Division of Mental Health Services Research, Yale School of Medicine, New Haven, CT
American Journal of Public Health
This journal article examines civil legal needs among people experiencing homelessness and the extent to which medical-legal partnerships exist in homeless service sites, which promote the integration of civil legal aid professionals into health care settings. A national sample of 48 homeless service sites across 26 states was surveyed in November 2015. The survey asked about needs, attitudes, and practices related to civil legal issues, including medical-legal partnerships. More than 90 percent of the homeless service sites reported that their patients experienced at least one civil legal issue, particularly around housing, employment, and health insurance. Only half of all sites reported screening patients for civil legal issues, and only 10 percent had a medical-legal partnership. Sites that served homeless youth and had received previous training on legal screening were more likely to have a medical-legal partnership. The large majority of sites reported interest in receiving training on screening for civil legal issues and development medical-legal partnerships. There is great need and potential to deploy civil legal services in health settings to serve unstably housed populations. Training homeless service providers how to screen for civil legal issues and how to develop medical-legal partnerships would better equip them to provide comprehensive care. (Author Abstract Modified)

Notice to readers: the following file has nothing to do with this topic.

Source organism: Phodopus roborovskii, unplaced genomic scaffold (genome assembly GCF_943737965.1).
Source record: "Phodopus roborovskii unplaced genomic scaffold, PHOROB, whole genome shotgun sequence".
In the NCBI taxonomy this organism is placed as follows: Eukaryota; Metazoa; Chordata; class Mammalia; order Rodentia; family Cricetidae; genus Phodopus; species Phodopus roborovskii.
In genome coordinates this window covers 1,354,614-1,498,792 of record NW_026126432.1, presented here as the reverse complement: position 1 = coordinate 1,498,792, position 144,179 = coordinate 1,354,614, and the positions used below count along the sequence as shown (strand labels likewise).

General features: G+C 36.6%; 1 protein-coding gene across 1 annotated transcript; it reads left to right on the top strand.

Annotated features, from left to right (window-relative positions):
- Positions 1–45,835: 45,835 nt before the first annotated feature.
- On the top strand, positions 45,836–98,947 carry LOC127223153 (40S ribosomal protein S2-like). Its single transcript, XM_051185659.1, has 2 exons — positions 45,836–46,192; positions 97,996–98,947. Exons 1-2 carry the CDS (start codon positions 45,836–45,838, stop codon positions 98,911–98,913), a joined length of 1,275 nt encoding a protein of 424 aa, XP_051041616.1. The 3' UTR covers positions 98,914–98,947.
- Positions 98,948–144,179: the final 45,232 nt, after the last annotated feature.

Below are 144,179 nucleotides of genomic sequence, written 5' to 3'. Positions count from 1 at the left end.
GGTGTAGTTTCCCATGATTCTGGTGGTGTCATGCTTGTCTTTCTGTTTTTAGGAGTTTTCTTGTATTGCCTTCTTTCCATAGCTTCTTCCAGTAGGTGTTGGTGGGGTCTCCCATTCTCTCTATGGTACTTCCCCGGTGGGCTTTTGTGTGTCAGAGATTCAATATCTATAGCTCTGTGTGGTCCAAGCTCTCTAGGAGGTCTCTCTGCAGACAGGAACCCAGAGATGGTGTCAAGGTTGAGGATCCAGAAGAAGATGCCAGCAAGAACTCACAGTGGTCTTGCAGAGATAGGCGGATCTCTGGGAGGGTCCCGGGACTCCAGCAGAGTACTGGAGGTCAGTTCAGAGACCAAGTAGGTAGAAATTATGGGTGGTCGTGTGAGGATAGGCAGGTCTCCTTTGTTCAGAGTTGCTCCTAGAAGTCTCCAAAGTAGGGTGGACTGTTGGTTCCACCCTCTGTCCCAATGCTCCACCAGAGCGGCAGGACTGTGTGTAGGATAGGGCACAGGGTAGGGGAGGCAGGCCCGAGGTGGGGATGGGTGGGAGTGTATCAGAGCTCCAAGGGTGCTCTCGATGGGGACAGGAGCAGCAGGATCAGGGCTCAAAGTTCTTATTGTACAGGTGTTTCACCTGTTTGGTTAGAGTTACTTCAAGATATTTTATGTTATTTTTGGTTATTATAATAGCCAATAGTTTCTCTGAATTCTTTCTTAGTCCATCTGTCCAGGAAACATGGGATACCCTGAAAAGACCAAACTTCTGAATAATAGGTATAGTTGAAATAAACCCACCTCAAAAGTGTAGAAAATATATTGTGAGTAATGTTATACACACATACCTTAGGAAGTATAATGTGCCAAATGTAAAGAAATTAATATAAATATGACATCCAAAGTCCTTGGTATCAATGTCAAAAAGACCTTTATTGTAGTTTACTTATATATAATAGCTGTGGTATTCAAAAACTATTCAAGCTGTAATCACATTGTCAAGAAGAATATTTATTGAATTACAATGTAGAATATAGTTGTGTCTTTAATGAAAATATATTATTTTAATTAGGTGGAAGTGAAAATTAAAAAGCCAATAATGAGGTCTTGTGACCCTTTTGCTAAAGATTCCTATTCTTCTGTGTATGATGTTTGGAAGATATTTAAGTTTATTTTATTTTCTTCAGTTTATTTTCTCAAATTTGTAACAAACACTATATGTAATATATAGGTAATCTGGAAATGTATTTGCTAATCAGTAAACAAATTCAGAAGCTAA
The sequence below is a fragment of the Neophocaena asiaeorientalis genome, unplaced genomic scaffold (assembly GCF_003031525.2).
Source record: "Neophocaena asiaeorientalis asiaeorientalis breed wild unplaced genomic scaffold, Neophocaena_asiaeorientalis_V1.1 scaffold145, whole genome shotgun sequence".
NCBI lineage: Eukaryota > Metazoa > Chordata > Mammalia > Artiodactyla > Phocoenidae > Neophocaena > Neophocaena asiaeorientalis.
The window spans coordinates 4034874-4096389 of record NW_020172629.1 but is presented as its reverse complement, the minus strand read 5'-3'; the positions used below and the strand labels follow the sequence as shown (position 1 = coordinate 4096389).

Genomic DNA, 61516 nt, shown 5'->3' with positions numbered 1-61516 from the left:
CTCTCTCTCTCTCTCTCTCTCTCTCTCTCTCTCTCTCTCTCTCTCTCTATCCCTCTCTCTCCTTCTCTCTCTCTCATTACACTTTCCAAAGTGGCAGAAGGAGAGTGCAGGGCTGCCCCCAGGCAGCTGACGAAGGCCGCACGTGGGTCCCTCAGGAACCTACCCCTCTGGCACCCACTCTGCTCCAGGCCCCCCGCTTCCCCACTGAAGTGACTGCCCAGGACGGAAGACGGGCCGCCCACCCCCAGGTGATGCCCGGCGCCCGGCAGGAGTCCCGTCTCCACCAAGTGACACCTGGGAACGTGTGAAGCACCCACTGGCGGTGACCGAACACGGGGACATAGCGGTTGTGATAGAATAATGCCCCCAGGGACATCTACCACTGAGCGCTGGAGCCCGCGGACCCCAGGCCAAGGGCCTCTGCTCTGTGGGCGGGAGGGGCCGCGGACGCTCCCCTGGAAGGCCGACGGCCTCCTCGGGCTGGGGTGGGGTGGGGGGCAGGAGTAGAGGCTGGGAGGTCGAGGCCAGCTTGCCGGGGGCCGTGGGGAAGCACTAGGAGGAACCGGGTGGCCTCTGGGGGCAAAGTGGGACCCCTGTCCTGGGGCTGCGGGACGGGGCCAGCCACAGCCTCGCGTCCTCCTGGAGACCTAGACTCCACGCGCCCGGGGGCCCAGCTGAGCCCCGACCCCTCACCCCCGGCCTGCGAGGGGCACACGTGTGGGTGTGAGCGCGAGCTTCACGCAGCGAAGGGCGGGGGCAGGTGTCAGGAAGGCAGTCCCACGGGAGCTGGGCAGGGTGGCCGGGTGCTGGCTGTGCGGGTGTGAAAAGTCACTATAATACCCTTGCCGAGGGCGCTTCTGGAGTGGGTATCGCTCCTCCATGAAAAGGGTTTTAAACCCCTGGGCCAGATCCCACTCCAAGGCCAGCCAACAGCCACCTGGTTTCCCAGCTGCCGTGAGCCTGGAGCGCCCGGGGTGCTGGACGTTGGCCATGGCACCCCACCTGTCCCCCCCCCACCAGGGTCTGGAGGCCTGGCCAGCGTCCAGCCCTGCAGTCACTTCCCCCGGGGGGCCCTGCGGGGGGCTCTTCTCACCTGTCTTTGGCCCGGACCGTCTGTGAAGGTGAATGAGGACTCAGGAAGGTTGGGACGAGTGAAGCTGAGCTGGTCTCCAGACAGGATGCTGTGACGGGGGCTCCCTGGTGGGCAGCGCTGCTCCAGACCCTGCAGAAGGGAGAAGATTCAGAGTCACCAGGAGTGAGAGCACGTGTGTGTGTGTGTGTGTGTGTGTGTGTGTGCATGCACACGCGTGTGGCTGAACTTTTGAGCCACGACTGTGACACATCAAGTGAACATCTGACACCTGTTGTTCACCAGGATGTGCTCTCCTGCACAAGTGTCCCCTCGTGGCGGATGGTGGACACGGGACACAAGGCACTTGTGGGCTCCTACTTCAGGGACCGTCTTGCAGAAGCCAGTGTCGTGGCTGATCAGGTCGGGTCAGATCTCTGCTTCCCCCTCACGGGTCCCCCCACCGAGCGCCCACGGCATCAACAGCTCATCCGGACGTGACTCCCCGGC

Available by subscription or purchase on the journal website: http://ajph.aphapublications.org/doi/10.2105/AJPH.2016.303596.